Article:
Likewise, an Australian media relations official with the Salvation Army gave an interview with two gay journalists in that country in which the group's views on homosexuality came up. In response to a question on whether or not the Bible states that gays should be put to death, Major Andrew Craibe said the group's view that homosexuals should be put to death was "our belief" and that the Salvation Army has "an alignment to the Scriptures."
The international organisation quickly moved to assure the public that Craibe's comments were "extremely regrettable" and that Salvation Army members did "not believe, and would never endorse, a view that homosexual activity should result in any form of physical punishment." But that wasn't enough to keep the liberal-leaning America Blog from urging its followers to drop protest cards, not change, in the Salvation Army's red kettles this year.
A personal investment
In both cases, one official's statements conflicted with the personal beliefs of a segment of its audience who were, in turn, applying their values to the organisation in question. It's not an uncommon phenomenon for both for-profit companies and charities, notes Wharton marketing professor Americus Reed.
"Consumers are drawing on their belief about what ... this company is about. For a nonprofit, that's all kinds of highly moralized things," Reed says. "For a for-profit company, that's not necessarily so unless the company is positioned that way. Ben and Jerry's brand equity, for example, is associated with the environment and a higher order of socially impactful, socially collective sorts of ideas."
Although neither Cathy nor Craibe expressed an opinion that was entirely out of step with their respective organization's world view, consumers tend to take such statements more personally when they come from a nonprofit, Reed adds. Even if the personal views of a charity executive are not in conflict with the nonprofit's mission – imagine the head of an environmental conservation group being pro-life, for example –speculation about the politics of a group can lead donors to make assumptions about its views across the board.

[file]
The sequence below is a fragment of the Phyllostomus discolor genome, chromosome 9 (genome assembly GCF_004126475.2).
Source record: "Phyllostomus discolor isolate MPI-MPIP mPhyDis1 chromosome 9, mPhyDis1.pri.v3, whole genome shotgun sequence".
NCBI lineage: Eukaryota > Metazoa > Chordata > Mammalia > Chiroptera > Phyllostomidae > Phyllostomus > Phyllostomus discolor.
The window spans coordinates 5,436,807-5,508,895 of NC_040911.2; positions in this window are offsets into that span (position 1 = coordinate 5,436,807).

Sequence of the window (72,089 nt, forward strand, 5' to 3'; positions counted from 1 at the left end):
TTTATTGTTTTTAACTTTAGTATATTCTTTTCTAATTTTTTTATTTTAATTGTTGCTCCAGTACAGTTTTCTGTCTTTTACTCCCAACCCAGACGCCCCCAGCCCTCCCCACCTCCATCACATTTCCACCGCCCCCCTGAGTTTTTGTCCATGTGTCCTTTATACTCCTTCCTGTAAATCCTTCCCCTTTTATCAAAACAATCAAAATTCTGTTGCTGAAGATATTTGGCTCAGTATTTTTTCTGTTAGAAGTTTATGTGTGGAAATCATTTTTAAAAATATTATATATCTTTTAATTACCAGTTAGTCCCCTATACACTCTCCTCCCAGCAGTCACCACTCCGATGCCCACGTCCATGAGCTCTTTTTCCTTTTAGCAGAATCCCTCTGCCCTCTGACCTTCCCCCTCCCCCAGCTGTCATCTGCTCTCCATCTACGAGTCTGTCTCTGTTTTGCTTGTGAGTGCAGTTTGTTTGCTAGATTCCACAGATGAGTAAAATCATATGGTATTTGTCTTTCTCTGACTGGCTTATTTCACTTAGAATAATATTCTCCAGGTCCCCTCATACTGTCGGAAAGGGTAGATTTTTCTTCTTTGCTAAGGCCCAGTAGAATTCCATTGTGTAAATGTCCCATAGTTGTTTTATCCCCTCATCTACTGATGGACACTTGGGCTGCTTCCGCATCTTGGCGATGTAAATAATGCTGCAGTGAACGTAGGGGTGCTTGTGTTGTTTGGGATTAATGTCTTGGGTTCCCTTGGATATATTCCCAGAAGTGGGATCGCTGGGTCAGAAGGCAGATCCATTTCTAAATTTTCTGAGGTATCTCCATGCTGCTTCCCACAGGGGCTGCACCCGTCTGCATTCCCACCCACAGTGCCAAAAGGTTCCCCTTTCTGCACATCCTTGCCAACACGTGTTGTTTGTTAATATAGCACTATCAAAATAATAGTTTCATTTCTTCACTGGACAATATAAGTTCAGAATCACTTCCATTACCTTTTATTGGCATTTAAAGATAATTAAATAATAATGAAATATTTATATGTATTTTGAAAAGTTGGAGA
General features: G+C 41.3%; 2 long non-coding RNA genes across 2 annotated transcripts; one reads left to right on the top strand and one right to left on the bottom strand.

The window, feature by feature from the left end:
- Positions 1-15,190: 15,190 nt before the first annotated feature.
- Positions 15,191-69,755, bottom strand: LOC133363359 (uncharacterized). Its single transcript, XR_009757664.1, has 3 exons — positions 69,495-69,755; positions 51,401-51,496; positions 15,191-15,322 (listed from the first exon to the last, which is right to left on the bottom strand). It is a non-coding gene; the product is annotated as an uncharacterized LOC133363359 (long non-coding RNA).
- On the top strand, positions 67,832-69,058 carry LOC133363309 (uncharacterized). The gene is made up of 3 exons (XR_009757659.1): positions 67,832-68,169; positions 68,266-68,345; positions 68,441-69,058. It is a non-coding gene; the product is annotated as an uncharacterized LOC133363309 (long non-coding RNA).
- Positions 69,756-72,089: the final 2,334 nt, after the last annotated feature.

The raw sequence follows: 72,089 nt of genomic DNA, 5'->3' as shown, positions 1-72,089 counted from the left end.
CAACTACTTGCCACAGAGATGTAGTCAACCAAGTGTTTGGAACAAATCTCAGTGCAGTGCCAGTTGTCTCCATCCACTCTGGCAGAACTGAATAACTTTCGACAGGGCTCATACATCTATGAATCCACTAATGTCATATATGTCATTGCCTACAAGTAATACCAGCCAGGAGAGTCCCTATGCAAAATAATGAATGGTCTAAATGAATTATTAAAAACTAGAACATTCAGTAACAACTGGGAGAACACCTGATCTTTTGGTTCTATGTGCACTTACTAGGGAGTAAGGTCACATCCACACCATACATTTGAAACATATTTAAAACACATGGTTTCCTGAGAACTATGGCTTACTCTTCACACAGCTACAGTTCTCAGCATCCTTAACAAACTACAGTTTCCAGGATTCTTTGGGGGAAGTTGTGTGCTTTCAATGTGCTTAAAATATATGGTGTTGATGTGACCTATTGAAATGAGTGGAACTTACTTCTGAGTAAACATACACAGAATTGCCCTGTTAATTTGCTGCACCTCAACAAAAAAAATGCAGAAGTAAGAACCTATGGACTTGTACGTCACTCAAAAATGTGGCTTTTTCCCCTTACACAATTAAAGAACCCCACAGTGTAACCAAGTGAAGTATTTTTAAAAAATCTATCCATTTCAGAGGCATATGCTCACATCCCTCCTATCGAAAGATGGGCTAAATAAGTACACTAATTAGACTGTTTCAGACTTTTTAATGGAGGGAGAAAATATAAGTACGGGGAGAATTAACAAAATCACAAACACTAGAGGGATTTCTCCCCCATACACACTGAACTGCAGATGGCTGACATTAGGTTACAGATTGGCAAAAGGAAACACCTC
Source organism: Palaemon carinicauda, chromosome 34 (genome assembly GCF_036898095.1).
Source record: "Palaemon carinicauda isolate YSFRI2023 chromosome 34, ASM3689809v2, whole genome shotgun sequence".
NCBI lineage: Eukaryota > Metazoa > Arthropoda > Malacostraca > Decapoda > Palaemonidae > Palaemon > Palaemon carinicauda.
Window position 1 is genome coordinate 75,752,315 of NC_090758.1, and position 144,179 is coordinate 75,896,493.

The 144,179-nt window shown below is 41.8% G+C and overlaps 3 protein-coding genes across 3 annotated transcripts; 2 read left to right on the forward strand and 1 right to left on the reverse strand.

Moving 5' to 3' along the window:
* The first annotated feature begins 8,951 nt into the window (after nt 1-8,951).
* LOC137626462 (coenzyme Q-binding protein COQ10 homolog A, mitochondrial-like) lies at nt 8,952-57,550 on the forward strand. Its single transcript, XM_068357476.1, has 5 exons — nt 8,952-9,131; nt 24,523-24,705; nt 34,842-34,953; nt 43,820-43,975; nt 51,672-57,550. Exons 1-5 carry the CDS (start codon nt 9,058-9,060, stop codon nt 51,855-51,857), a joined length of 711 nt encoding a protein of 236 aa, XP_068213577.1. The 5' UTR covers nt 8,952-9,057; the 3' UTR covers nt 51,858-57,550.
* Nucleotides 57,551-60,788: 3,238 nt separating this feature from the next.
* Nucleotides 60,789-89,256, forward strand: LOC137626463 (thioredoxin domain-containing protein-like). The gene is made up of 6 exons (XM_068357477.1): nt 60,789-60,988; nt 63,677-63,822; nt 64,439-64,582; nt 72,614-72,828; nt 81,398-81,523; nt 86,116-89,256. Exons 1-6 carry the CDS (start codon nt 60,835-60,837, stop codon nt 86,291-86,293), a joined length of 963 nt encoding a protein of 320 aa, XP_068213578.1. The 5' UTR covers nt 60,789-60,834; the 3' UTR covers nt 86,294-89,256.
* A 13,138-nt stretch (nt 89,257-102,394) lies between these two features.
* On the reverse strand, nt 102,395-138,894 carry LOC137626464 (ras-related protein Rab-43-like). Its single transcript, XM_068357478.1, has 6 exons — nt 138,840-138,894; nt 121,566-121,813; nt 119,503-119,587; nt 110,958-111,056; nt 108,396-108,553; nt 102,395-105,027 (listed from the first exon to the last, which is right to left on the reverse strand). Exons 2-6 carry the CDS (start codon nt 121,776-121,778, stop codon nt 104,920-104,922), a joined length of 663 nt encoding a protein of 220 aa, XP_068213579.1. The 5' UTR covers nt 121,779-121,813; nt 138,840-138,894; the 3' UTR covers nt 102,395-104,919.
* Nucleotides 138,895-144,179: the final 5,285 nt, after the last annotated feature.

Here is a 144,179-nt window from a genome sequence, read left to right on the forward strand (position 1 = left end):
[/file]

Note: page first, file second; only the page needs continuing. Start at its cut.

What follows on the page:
"When you connect your identity to an organisation that's a not-for-profit, you're not decoupling things in your mind. You're connecting in a way that's certainly explicit in the group's outwardly defined values, and you're assuming implicitly that those values are in total alignment with yours," he says. "For most of us, we don't connect with Chick-fil-A based on values. We connect with them based on that fact that we like their sandwiches."
The differences stem from what a consumer believes he or she should receive in exchange for supporting a particular organisation, the professors note. For a for-profit company, usually that's a tactile item: a chicken sandwich, a cell phone, a pair of pants. For a charity, it's something more personal. "If we look back at the history of philanthropy and why donors give, it's just about trying to get the most social bang for your buck," Rosqueta points out. "It's about what the donor believes a better world should look like."
Rosqueta cited the fissure that developed between the Susan G. Komen for the Cure organisation and many of its longtime supporters when Komen, a breast-cancer research and support organisation, stopped funding clinical breast exams and mammograms at Planned Parenthood, a women's health organisation that also performs abortions.